Get to Know These 8 Mysterious Sea Creatures

From monstrous crabs to goblins of the sea, there are some thrilling ocean dwellers out there. Here are some fascinating facts about some of the most mysterious animals in the sea.

1. Japanese Spider Crab (Macrocheira kaempferi)

A massive crab that looks like a spider. No need to be scared, they usually sit around 1000 feet deep. Spider crabs are the largest of all crustaceans and they can become very old — at least a century, or older! Despite their intimidating look, they are gentle giants and prefer to scavenge dead animals and plants. They belong to a group known as decorator crabs which adorn their shells with sponges or anemones for camouflage.

2. Anglerfish (Lophiiformes)

You might know the Anglerfish from the movie “Finding Nemo.” Anglerfish are known for having a type of “fishing rod” at the top of their head that can light up. The glow in the deep dark waters they inhabit attracts unsuspecting fish which then get gobbled up by the anglerfish’s huge mouth. Male anglerfish don’t have this skill since they latch on to the much larger females with their sharp teeth. Over time he fuses with the female and loses all his organs except the reproductive ones. Unfortunately, this alien-looking fish is endangered because it is seen as a delicacy in certain parts of the world.

3. Blobfish (Psychrolutes marcidus)

This poor fish was voted the ugliest animal in 2013. And not surprisingly, since this This poor fish was voted the ugliest animal in 2013. We think this gelatinous blob with no bones and virtually no muscles is actually pretty cute! When the blob is in its natural habitat — 3000 feet deep — it actually looks pretty normal. It has adapted to the huge amounts of pressure at this depth that holds its shape. Down there in the dark silent waters, the water pressure is 120 times higher than at the surface.

4. Greenland shark (Somniosus microcephalus)

We know very little about this mysterious shark because we rarely see it. It likes to occupy cold arctic waters at around 2000 feet deep. Greenland sharks are one of the largest shark species growing 20 feet long and weighing up to 2,500 pounds. They can also become very old. There is evidence of one shark that is around 512 years old. Some strange things have been found in Greenland sharks’ stomachs, including the remains of polar bears, horses, moose, and in one case an entire reindeer. But no fear, they probably scavenged these animals since they are very blind and super slow. Their meat is poisonous since it contains trimethylamine oxide (a natural antifreeze).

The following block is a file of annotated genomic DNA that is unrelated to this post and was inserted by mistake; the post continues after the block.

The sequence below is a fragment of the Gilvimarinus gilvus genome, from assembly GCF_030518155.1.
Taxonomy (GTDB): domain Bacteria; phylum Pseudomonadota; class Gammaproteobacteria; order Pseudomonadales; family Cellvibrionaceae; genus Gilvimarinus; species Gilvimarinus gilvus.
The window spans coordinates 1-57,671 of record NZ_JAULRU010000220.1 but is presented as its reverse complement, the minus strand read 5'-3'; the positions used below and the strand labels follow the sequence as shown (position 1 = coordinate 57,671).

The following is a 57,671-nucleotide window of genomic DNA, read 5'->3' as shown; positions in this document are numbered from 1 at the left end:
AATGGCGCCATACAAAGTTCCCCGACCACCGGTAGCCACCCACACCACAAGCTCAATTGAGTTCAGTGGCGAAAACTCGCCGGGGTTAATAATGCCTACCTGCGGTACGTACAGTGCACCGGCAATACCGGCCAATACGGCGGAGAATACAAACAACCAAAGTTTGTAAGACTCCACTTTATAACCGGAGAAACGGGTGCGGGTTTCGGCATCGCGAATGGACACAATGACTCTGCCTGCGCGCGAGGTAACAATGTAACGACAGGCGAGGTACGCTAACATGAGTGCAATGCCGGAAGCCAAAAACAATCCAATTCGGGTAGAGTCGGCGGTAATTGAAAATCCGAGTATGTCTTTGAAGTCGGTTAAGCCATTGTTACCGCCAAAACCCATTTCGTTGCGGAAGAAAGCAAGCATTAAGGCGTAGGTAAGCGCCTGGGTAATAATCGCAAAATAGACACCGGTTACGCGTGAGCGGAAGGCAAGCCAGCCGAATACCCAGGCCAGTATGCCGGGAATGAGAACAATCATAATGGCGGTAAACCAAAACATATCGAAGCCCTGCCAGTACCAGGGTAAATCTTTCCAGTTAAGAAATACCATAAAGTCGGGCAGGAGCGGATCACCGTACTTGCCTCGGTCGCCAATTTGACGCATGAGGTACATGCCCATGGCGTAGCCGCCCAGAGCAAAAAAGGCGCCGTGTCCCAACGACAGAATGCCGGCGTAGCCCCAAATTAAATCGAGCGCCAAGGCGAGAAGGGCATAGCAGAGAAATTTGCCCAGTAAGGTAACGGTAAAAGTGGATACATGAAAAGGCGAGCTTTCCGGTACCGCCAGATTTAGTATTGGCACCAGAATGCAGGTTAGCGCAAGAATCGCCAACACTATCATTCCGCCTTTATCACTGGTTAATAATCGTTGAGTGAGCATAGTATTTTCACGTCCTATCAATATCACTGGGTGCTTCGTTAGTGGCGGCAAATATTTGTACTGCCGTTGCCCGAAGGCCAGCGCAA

5. Colossal squid (Mesonychoteuthis hamiltoni)

These giants seem like they belong in a sci-fi novel, yet they roam our oceans at depths of around 3000 feet. They are truly colossal; they measure around 32 feet long (the size of a school bus!) and weight 1100 pounds. They are the largest invertebrate we know of (because we don’t know who else lurks in the depths). Their eyes can be 10” in diameter, or the size of a dinner plate. Colossal squids have a beak, a hard structure much like a parrot’s beak that they use to catch fish. They only have one predator: the sperm whale. When these two meet it is truly a real-life clash of the titans. The squid doesn’t go down without a fight and many sperm whales carry the battle scars from their dinner.

6. Black swallower (Chiasmodon niger)

This deep-sea fish can be found in the deep at 9,000 feet (thirty times the length of a football field)! This relatively small fish of around nine inches isn’t spooky because of its size but how it eats. They feed by eating their prey whole, even prey measuring twice their size. They do this with a massive jaw that they can extend to engulf their target. When they get too greedy and take on a fish that is too big, the meal sits in the black swallower’s expandable stomach, releasing gases. This gas floats the black swallower up to the surface, ending in its untimely demise since they are not adapted to the low pressure at the surface.

7. Goblin shark (Mitsukurina owstoni)

The goblin shark is also known as a living fossil because it swam the oceans 125 million years ago. This is when the first primitive mammals had just entered the scene. It is named the goblin shark for obvious reasons, namely the creepy head with protruding sharp teeth. In fact, it has many many teeth: 53 rows at the top and 62 at the bottom. It lives at around 4300 feet deep but has also been spotted at 130 feet at night. It feeds by slingshotting its jaw forward. If we were able to eat like that, we could eat a piece seven feet away from our face. They have a pinkish color because of their translucent skin.

8. Giant Grenadier (Albatrossia pectoralis)

The Giant Grenadier is also known as a rat-tail because of its long thin tail. It can reach 6 feet in length! They have a gaping mouth and light-emitting organs to attract their favorite prey, the vampire squid (named so due to its deep red color and cape-like skin). Grenadiers can become pretty old, estimated at around 70 years. They have been found at incredible depths in the hadal zone starting at 6000 feet deep (19 times the statue of liberty!). More people have been to the moon than the hadal zone. It is a lonely dark place.

Can’t get enough of spooky sea creatures? Discover other fascinating facts by taking a deep-dive into the depths of the sea.

  1. “Japanese spider crab”, National Geographic,
  2. “Anglerfish: 7 Facts About This Scary Sea Creature”, WorldAtlas,
  3. “8 Interesting Facts About the Blobfish”, AquaViews,
  4. “The Creature Feature: 10 Fun Facts About the Greenland Shark”, Wired,
  5. “Amazing Facts About the Colossal Squid”, OneKindPlanet,
  6. “12 Incredible Black Swallower Facts”, Animal Stratosphere,
  7. “Goblin shark facts”, Fact Animal,
  8. “Giant Grenadier”, INaturalist,

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